Though pondering the nature of existence might feel like a higher calling to the person doing it, to other people watching it just looks like you're masturbating.
Here's the thing about metaphysical thrillers: They sound interesting in principle, but as soon as you sit down to watch one, you quickly realize that one person's metaphysics is another person's glass shards in the anal canal. In other words, though pondering the nature of existence might feel like a higher calling to the person doing it, to other people watching it just looks like you're masturbating.
It's pretty apparent that Kiyoshi Kurosawa made one too many low budget Yakuza films and decided that it was time for him to contemplate the nature of man. Consequently, he's come up with this horror film in which a serial killer appears to be using hypnosis to compel ordinary people to commit heinous crimes.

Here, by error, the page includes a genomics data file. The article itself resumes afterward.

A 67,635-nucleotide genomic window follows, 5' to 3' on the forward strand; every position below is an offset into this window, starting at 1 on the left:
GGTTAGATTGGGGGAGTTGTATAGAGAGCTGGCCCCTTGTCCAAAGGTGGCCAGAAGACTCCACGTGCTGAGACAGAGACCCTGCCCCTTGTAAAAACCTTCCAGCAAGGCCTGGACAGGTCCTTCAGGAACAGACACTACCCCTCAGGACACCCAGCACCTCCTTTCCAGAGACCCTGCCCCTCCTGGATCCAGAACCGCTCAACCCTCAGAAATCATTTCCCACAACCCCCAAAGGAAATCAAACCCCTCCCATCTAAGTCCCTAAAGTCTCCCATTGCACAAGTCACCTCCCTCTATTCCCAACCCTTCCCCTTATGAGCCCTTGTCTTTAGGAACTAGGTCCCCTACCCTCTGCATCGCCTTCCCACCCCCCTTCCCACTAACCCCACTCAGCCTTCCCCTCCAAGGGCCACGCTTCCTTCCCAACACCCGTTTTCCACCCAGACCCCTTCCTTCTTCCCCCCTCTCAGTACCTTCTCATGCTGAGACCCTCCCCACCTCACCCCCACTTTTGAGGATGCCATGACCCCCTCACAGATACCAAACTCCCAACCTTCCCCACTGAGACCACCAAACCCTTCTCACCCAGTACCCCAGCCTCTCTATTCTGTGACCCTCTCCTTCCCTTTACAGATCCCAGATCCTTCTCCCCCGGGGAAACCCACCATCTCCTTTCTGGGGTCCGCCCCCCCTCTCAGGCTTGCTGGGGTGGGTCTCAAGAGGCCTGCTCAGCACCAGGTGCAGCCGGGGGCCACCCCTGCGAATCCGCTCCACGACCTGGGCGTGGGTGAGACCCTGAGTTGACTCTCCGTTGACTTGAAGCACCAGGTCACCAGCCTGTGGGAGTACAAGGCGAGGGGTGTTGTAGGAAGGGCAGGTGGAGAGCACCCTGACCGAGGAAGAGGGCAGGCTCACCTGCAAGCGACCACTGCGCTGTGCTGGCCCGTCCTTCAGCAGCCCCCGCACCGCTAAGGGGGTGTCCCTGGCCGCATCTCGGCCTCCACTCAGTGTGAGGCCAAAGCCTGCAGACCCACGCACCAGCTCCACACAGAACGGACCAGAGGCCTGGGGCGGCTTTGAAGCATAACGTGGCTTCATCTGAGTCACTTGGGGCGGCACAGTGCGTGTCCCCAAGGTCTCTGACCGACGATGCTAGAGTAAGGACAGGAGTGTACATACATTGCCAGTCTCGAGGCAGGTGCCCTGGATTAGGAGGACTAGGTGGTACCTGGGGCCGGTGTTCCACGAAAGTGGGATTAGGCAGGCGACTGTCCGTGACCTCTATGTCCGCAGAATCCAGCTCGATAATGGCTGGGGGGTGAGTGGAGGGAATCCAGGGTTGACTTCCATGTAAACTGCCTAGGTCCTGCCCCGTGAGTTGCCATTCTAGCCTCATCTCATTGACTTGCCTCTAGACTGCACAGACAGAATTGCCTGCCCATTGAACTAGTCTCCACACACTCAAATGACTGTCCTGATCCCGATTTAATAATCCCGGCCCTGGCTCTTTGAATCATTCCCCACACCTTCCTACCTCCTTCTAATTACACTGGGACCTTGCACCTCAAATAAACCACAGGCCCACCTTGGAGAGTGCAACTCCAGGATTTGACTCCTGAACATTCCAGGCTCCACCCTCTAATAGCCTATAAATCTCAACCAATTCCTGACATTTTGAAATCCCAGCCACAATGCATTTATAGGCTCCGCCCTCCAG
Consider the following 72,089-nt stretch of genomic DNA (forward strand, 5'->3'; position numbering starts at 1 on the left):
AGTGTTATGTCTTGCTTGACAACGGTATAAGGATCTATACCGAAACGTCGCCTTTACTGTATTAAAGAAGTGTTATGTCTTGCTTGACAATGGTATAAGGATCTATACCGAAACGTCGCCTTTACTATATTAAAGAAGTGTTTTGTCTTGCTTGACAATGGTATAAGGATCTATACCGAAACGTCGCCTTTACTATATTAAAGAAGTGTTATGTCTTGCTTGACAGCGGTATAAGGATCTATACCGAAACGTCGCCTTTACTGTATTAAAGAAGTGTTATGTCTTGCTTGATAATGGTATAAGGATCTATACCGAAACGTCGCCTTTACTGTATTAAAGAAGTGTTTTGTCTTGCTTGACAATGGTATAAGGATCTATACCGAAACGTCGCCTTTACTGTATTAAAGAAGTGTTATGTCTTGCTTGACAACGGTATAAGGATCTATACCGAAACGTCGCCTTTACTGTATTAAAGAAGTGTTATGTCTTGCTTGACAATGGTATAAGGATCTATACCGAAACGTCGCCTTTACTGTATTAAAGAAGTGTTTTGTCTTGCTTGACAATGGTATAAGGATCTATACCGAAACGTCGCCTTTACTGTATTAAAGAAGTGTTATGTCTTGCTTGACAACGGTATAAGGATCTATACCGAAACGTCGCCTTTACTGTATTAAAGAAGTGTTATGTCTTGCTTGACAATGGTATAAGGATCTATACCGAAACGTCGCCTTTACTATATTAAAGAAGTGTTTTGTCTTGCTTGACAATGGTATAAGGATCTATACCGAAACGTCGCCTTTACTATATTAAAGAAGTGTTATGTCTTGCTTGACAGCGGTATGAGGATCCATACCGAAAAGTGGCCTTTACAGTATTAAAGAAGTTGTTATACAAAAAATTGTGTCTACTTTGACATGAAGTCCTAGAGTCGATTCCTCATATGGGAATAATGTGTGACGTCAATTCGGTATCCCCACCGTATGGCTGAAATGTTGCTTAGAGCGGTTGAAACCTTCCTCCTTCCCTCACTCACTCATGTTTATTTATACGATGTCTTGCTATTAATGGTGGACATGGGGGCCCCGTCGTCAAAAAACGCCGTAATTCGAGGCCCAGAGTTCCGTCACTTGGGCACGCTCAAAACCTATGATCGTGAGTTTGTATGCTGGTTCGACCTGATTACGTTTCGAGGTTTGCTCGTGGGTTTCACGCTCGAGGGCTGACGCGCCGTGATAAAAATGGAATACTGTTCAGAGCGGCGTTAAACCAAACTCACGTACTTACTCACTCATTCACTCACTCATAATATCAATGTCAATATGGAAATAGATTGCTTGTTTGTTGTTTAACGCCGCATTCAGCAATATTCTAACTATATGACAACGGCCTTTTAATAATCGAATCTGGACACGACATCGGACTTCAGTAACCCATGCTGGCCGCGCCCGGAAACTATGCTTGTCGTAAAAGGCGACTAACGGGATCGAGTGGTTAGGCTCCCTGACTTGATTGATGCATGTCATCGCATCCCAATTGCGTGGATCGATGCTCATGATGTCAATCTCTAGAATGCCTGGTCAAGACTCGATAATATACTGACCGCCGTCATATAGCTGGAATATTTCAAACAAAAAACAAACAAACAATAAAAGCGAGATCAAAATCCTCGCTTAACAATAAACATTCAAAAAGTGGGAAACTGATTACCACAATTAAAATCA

In much the same way as "Seven," this film unfolds in a long, slow, agonizing process after the main suspect is caught by police. Detective Takabe (Koji Yakusho) repeatedly attempts to question the weird guy to no avail. The weird guy turns out to be much like the philosophy TA who, woefully unprepared to deliver his lecture to his class of 500 freshman, proceeds to regurgitate every basic philosophy question in the book: "Which came first, the chicken or the egg?", "Are we our thoughts or our body?", "If a tree falls in the woods, does anyone hear it?", and "Can you tell I've never been laid?"
Not surprisingly, this film elicits much the same reaction as a bad philosophy class. One wants to get up and run screaming from the room.
DVD Comments: DVD includes an interview with the director.
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